- Russian-appointed officials in Crimea began “reconstructing” air defense systems to counter smaller targets in response to recurring drone attacks on the peninsula. Russian officials are likely strengthening Crimean air defenses at the expense of other theaters.
- Zabaykalsky Krai announced the formation of the “Daursky” volunteer engineer-sapper battalion.
- Ukrainian partisans conducted an improvised explosive device (IED) attack against the headquarters of the “Together with Russia” political organization in Berdyansk, Zaporizhia Oblast, where occupation authorities were reportedly preparing for sham referenda.
Ukrainian Counteroffensives (Ukrainian efforts to liberate Russian-occupied territories)
Ukrainian military officials maintained operational silence and have not revealed any additional details about the counteroffensive as of August 31. The Ukrainian Southern Operational Command stated that Ukrainian forces are continuing to disrupt Russian ground lines of communication (GLOCs) and are targeting strongholds and ammunition depots throughout Kherson Oblast. The Ukrainian Southern Operational Command reported that Ukrainian forces have destroyed two unspecified command posts, two ammunition depots, an anti-aircraft system, a radar station, and other areas of Russian manpower concentration. Ukrainian aviation continues to support counteroffensive measures and reportedly carried out 16 airstrikes on Russian strongholds. Ukrainian officials confirmed striking four ammunition depots in Bashtanskyi, Beryslavskyi, Kakhovskyi, and Khersonskyi Raions (Districts) on August 30, and ISW previously reported social media footage of explosions in some of these areas.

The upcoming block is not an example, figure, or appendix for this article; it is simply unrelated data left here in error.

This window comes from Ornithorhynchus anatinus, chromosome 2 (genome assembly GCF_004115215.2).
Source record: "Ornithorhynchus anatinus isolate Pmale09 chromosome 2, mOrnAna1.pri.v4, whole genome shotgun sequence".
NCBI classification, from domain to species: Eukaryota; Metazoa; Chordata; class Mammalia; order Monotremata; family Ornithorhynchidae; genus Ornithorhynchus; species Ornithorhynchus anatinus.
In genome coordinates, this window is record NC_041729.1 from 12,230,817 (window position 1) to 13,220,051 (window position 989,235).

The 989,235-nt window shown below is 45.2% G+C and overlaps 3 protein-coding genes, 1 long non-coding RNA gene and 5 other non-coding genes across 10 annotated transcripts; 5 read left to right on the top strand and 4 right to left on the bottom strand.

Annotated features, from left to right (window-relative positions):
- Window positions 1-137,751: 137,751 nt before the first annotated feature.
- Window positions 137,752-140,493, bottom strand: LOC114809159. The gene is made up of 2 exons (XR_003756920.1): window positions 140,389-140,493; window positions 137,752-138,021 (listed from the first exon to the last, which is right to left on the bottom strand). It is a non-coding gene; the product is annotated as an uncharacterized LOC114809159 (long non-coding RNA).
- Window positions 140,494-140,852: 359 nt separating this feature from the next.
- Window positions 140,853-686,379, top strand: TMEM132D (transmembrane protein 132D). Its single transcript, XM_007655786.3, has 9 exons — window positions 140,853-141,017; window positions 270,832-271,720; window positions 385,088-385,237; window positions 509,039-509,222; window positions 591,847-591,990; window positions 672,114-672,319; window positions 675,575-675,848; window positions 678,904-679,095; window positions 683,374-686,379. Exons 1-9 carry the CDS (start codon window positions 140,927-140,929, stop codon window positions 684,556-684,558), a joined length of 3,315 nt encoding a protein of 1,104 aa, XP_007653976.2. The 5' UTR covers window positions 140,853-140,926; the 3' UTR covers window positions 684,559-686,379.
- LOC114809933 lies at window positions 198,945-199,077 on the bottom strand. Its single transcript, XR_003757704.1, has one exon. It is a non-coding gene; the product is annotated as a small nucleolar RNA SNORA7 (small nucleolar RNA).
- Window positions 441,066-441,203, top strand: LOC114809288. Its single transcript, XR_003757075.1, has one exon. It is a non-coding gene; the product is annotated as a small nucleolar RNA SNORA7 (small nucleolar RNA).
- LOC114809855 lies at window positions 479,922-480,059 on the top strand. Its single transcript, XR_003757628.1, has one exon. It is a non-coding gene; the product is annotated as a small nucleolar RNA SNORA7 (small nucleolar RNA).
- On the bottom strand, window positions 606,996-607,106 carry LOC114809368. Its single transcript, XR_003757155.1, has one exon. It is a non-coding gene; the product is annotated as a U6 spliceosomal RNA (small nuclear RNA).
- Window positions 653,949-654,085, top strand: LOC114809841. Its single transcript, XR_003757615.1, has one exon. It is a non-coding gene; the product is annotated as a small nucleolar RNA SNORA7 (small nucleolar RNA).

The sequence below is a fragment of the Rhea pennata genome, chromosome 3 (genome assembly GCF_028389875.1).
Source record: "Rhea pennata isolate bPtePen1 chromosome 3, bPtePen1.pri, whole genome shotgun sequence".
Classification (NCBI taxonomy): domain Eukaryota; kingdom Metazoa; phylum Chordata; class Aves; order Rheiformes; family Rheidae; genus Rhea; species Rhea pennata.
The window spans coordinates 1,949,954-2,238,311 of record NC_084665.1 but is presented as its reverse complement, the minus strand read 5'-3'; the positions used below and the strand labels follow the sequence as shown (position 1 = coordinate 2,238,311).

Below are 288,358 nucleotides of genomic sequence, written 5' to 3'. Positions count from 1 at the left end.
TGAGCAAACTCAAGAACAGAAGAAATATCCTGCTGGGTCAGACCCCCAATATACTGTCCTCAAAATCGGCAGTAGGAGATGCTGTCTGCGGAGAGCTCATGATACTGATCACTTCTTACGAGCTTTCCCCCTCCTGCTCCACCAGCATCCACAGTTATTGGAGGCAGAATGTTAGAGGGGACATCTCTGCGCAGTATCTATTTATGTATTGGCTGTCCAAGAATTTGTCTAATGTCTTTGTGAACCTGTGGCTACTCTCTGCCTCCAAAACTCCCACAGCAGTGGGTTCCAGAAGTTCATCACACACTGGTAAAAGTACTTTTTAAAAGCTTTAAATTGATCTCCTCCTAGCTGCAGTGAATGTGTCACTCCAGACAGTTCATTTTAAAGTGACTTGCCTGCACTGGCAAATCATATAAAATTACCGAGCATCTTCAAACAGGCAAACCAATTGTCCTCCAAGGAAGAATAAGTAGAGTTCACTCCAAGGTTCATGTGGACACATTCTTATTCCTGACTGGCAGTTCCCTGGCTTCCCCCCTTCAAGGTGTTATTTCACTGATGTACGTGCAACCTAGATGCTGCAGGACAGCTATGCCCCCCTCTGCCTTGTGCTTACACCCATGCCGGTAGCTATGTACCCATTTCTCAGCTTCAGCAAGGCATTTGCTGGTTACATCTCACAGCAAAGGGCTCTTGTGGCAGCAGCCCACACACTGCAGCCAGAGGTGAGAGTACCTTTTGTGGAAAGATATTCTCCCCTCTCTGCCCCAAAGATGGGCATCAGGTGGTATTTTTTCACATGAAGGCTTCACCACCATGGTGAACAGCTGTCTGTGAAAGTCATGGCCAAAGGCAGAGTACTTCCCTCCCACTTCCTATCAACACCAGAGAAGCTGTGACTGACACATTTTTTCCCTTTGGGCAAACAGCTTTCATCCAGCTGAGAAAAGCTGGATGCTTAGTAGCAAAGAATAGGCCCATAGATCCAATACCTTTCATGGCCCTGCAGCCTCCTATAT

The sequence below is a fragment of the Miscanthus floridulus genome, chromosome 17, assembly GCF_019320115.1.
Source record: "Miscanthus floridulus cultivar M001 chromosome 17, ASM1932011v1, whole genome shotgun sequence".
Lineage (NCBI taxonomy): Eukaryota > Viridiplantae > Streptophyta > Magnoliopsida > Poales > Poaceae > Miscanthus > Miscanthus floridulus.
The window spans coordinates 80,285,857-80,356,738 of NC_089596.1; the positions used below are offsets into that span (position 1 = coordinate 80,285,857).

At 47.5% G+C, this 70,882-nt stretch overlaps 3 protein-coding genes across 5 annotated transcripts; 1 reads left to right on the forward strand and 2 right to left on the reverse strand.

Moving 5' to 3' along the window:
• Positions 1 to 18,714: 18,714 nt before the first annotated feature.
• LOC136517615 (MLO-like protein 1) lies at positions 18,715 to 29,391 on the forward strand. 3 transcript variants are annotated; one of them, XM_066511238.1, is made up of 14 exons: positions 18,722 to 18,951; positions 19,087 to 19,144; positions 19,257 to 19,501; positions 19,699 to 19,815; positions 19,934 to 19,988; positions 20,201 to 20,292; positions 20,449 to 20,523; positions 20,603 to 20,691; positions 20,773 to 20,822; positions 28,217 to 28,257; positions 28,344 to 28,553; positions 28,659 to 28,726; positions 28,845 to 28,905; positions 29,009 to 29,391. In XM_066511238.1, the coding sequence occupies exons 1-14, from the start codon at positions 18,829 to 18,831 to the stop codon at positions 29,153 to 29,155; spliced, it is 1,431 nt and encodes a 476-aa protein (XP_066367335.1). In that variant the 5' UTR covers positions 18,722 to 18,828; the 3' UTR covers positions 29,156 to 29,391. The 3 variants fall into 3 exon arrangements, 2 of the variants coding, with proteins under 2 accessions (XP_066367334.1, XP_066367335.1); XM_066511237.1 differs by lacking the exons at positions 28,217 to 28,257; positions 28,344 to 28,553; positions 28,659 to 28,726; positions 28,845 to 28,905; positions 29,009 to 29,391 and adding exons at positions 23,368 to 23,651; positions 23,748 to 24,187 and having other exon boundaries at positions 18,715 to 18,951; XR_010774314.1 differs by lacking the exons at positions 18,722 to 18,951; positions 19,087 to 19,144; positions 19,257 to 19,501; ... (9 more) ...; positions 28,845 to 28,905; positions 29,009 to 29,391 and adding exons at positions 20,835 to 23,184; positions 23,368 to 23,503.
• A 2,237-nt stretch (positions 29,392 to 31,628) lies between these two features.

Ukrainian forces continued to strike Russian military equipment and infrastructure northwest and south of Kherson City on August 31. Ukrainian Telegram channels reported that Ukrainian forces struck a Russian convoy in Oleshky (about 9km southeast of Kherson City on the left bank of the Dnipro River) that was going to reinforce Russian forces operating on the right bank of the Dnipro River. Ukrainian officials have previously reported that Russian forces have accumulated large quantities of military equipment in Oleshky. Previously observed satellite imagery has shown Russian convoys consistently concentrate in one area on the bank of the Dnipro River to wait in lines to cross the river on a pontoon ferry—a mode of transportation vulnerable to Ukrainian strikes. Ukrainian forces also likely struck Russian positions in Chornobaivka, located around the Kherson City International Airport northwest of Kherson City, as they have multiple times before. Social media footage shows a large smoke plume in the area of a furniture factory in Nova Kakhovka and witnesses reported hearing strikes in Kakhovka (approximately 12km northeast of Nova Kakhovka). The persistence of Ukrainian strikes in central Kherson Oblast indicates that Ukrainian forces seek to deny Russian resupply in upper Kherson Oblast to support expelling Russian forces to the left bank of the Dnipro River.
Russian milbloggers provided unverifiable overviews of Ukrainian advances throughout Kherson Oblast. Russian milbloggers largely agreed that fighting persisted around five areas: east of Vysokopillya on the Kherson-Dnipropetrovsk Oblast border in the direction of Nova Kakhovka; near Olhyne and Arkhanhelske near the Inhulets River and the Kherson-Dnipropetrovsk Oblast border; near the Ukrainian bridgehead over the Inhulets River; near Blahodatne around 40km east of Mykolaiv City; and north and northwest of Kherson City.